The Personal Ordinariate of Our Lady of Walsingham, established by Pope Benedict in 2011, is a structure, similar to a diocese, which allows former Anglicans who wish to enter into the full communion of the Catholic Church to do so, whilst retaining much of their heritage and traditions. There are currently about 40 Ordinariate groups across the country and more than 80 former Anglican clergy have become Catholic priests through the Ordinariate.
We exist to promote the unity of all Christians with the Apostolic See, and faithfully to proclaim the Gospel through the rich treasures of our traditions.
The Ordinariate is therefore a fully integrated part of the Catholic Church, with a particular responsibility and care for those who have entered the full communion of the Church from Anglican backgrounds. There are also Ordinariates in the USA and Canada (The Chair of St Peter) and in Australia (Our Lady of the Southern Cross).
For all information, news and updates about the Personal Ordinariate of Our Lady of Walsingham, please see the official website here:
About the Ordinariate
We are goverened by the Apostolic Constitution Anglicanorum Coetibus, of 2009. In some ways, we are like a diocese, in that we have an Ordinary (the equivalent of a diocesan bishop), priests and religious. Our Ordinary is a member of the Catholic Bishops’ Conference, and we play a full part in the life of the church in this country.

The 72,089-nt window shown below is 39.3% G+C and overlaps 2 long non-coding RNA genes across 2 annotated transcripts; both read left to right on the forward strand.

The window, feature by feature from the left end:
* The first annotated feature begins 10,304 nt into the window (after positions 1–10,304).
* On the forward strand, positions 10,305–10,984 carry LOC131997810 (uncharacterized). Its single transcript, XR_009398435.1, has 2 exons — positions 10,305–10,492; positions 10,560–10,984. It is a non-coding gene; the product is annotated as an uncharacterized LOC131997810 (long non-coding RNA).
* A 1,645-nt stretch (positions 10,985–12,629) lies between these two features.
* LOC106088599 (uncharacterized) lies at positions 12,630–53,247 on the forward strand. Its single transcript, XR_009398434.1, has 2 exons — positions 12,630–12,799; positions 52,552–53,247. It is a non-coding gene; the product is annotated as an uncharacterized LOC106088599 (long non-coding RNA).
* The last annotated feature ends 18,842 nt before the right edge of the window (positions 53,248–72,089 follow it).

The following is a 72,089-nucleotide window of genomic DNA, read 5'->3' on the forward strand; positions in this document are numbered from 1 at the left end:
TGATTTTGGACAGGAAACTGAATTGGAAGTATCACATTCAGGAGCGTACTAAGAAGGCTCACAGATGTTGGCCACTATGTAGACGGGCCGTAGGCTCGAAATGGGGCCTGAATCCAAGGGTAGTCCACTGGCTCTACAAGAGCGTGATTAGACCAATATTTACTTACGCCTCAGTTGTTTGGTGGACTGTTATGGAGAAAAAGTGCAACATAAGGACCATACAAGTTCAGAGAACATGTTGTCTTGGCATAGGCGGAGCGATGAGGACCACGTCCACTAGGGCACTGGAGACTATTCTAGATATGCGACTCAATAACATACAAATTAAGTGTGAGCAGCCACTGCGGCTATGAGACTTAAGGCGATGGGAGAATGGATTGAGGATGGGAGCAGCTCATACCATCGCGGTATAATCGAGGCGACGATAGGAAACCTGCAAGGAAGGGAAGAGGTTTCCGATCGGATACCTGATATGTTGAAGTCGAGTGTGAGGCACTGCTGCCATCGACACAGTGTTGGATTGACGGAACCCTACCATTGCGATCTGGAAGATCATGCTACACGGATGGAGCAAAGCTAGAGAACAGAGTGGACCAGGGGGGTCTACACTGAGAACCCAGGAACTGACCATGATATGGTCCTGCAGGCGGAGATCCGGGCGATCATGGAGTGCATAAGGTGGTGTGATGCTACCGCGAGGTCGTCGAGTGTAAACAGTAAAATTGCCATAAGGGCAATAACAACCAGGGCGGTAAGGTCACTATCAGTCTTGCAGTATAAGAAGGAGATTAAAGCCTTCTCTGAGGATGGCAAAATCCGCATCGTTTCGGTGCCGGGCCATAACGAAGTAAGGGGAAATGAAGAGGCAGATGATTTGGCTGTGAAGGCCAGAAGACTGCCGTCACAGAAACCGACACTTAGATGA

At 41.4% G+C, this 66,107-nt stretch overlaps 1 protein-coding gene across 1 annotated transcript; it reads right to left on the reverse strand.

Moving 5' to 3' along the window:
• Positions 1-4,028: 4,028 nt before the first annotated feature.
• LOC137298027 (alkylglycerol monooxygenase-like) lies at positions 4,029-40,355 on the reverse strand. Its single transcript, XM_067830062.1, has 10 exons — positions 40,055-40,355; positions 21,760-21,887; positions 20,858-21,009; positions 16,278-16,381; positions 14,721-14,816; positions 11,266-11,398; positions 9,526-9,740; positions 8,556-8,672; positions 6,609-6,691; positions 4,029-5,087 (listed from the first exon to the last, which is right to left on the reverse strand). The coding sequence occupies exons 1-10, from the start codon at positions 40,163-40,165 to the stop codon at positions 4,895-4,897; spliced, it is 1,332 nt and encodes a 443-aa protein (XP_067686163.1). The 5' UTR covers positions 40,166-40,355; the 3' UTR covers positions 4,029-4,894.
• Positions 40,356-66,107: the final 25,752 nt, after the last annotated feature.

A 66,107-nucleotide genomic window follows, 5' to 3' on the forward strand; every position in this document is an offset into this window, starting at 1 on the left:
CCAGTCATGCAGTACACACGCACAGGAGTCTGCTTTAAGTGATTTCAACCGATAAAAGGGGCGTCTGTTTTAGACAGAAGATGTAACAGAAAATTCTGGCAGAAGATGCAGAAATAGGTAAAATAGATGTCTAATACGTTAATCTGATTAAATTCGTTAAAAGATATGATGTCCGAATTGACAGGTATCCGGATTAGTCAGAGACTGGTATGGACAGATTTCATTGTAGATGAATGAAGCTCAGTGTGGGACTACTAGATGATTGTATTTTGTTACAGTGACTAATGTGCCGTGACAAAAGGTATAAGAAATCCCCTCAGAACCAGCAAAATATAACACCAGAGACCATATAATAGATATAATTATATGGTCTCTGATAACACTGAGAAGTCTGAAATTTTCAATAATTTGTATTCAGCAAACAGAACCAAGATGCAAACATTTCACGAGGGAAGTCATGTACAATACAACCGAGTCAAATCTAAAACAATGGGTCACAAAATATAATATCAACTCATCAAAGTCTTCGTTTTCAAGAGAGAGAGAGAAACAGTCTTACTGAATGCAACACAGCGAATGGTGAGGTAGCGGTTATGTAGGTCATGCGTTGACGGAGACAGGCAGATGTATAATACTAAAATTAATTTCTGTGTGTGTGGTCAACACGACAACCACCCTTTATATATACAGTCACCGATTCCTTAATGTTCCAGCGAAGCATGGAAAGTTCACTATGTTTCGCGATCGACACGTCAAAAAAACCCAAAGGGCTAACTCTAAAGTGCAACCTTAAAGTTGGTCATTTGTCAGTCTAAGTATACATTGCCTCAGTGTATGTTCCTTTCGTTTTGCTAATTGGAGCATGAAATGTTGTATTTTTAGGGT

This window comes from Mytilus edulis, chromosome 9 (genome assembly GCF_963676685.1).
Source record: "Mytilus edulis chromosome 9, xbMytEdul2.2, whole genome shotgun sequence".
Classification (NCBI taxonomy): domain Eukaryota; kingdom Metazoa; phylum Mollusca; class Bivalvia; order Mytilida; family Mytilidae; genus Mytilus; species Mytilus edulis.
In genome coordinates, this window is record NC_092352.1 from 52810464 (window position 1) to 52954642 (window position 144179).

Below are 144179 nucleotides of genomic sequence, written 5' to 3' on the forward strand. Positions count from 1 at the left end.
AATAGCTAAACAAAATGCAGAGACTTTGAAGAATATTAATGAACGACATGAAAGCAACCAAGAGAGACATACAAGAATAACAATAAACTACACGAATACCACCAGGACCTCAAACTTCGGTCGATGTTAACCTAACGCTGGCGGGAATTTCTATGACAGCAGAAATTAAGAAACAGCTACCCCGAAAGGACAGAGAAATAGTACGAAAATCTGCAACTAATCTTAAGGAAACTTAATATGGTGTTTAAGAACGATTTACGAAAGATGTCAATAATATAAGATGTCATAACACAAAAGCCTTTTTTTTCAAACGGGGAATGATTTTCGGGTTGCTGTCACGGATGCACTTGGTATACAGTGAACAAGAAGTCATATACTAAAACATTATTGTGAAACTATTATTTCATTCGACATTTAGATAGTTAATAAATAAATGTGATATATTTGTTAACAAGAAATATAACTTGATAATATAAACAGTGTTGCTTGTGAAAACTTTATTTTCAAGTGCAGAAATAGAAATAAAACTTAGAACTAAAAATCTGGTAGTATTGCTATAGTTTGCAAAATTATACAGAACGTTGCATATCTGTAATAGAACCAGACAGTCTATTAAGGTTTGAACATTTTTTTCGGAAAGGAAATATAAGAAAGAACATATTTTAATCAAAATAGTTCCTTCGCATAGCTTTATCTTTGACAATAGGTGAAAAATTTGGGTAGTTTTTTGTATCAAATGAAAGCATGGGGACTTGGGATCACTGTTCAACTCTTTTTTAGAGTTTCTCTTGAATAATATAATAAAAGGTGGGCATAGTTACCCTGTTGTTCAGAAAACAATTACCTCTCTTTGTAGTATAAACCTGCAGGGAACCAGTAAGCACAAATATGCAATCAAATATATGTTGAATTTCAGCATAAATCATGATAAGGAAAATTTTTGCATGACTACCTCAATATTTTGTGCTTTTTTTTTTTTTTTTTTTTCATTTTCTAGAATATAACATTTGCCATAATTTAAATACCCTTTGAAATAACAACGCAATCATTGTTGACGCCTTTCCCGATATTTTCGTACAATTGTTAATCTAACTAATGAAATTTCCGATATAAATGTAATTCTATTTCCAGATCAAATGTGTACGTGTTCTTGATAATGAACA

In other ways, we’re like a religious order: we don’t have geographical boundaries in the way a diocese does, and our lay members live all over the country, rather like tertiary, or third-order members of the Dominicans or Carmelites. Like some religious orders, we have our own patterns of worship, and many of our clergy are active in diocesan parishes as well as working within the Ordinariate.
Membership of the Ordinariate is described at the link above, but any Catholic may join us for our worship, just as they would if they were visiting a different diocese from their own, or went into a church looked after by Benedictines, Oratorians, Norbertines, Jesuits, etc., etc….